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Baghdad Acid Attack Survivor Recounts Traumatic Incident


Maryam Rukabi, 16, dreamed of a career in media after completing her education. She did not know that refusing a marriage proposal would change her life forever when her suitor attacked her with acid in retaliation for the rejection. 

Sifting through pictures of herself before the attack, she recounts to Rudaw the traumatic moment acid was thrown on her face.

“I was asleep when he came into our house. I was not aware of anything. All of a sudden, I started to feel something burn my entire body. As I woke up and went to the hall, I felt someone leaving our house. I saw him from behind,” said Rukabi, whose case has sparked online conversations about violence against women and consent in Iraqi society.

“I hope I will be able to restore my appearance in order to be able to continue my life and studies,” added the fine arts student from Baghdad.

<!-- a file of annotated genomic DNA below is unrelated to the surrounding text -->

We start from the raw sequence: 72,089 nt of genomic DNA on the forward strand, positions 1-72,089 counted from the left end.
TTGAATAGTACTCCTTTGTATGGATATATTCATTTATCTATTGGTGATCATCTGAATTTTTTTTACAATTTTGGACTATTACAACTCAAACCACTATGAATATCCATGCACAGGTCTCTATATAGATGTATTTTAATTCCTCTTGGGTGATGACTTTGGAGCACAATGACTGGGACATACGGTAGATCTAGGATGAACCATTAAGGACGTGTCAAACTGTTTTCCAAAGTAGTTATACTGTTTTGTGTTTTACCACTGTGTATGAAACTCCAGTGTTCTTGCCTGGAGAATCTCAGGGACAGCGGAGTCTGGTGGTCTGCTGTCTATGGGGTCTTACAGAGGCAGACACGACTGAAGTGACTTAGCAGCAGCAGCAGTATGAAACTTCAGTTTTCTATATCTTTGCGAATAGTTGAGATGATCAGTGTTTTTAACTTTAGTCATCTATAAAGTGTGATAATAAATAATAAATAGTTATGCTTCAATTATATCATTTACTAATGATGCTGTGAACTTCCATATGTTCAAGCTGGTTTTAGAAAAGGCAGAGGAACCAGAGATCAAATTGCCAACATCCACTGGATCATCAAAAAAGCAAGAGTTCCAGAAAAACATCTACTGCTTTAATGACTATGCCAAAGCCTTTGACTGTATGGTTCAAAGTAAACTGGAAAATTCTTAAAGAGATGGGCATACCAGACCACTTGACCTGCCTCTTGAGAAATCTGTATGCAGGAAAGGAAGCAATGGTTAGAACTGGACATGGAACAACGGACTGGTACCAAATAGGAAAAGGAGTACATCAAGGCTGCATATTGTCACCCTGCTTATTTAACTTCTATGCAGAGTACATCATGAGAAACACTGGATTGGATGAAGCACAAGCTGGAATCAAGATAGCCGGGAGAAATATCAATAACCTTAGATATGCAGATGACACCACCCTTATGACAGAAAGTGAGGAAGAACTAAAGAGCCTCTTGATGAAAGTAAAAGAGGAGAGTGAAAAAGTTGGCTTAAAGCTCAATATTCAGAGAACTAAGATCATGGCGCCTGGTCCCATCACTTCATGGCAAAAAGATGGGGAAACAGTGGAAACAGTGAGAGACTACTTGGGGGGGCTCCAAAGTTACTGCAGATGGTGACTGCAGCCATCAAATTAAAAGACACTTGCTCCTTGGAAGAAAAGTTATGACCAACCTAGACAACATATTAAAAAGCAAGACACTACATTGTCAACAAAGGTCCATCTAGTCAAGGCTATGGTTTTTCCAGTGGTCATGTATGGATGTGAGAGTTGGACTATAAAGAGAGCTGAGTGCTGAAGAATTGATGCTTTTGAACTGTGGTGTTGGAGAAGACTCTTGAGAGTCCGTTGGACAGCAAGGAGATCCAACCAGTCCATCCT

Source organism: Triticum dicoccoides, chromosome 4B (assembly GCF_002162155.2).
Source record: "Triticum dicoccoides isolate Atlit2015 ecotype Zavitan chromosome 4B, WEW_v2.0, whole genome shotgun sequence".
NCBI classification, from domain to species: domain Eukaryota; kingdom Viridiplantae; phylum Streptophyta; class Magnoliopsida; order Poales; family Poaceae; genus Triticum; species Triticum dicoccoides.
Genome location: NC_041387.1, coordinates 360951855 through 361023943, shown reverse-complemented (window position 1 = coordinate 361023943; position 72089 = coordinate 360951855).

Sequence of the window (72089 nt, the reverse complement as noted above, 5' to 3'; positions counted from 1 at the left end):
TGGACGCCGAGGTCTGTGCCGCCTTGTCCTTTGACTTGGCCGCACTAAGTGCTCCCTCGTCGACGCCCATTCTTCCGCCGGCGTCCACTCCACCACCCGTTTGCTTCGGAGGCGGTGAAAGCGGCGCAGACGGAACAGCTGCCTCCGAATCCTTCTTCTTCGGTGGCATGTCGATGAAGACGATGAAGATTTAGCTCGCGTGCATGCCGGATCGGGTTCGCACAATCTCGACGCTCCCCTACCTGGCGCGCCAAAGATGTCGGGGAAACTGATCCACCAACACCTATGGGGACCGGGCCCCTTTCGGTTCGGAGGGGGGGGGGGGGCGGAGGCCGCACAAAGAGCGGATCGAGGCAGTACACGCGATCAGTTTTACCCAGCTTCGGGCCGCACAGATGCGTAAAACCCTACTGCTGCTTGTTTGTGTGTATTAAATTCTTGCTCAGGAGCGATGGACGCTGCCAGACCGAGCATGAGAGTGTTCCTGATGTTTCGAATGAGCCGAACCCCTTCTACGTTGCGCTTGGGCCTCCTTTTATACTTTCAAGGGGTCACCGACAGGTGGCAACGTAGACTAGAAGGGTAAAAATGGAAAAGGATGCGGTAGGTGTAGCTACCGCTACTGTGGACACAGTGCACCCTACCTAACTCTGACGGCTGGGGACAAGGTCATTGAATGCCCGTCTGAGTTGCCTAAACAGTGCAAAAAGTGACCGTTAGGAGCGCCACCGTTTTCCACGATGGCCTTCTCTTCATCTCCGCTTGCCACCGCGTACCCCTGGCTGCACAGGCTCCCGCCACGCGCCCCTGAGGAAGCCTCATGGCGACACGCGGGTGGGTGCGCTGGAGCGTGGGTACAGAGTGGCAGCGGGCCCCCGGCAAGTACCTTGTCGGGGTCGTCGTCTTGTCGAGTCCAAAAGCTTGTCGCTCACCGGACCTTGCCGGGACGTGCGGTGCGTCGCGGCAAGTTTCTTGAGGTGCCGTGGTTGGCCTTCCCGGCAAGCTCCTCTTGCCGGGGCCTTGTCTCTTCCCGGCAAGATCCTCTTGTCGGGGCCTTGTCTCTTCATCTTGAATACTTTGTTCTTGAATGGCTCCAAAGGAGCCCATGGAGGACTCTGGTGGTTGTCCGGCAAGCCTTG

Rukabi’s attacker had proposed marriage multiple times, but she had continued to refuse. Her mother said the teenager wanted to complete her education before getting married, and just saw the man as a friend.

“The guy was calling us all the time, giving us his address, but we continuously turned down his request to marry our daughter. He sent us messages for months,” said Suham, Maryam’s mother. “Maryam’s response to him was, ‘I do not want to marry’. She would always tell the guy ‘we are just friends, I cannot accept you as a husband.’” 

The perpetrator, said to be 19, reportedly attacked Maryam after learning she was home alone. 

Around 80 percent of her face is burned beyond recognition, and she was hospitalized for months, fighting for her life.

Physicians say major facial reconstruction surgery is possible at hospitals abroad, but the cost is estimated to be around $200,000.

A crowdfunding effort aimed at raising $50,000 was launched on Thursday on GoFundMe.  

The perpetrator has been arrested by authorities in Baghdad, but the family has had to move neighborhoods due to threats from his family.

According to Baghdad’s directorate of combatting violence, 24 cases of violence committed by men against girls have been registered this year.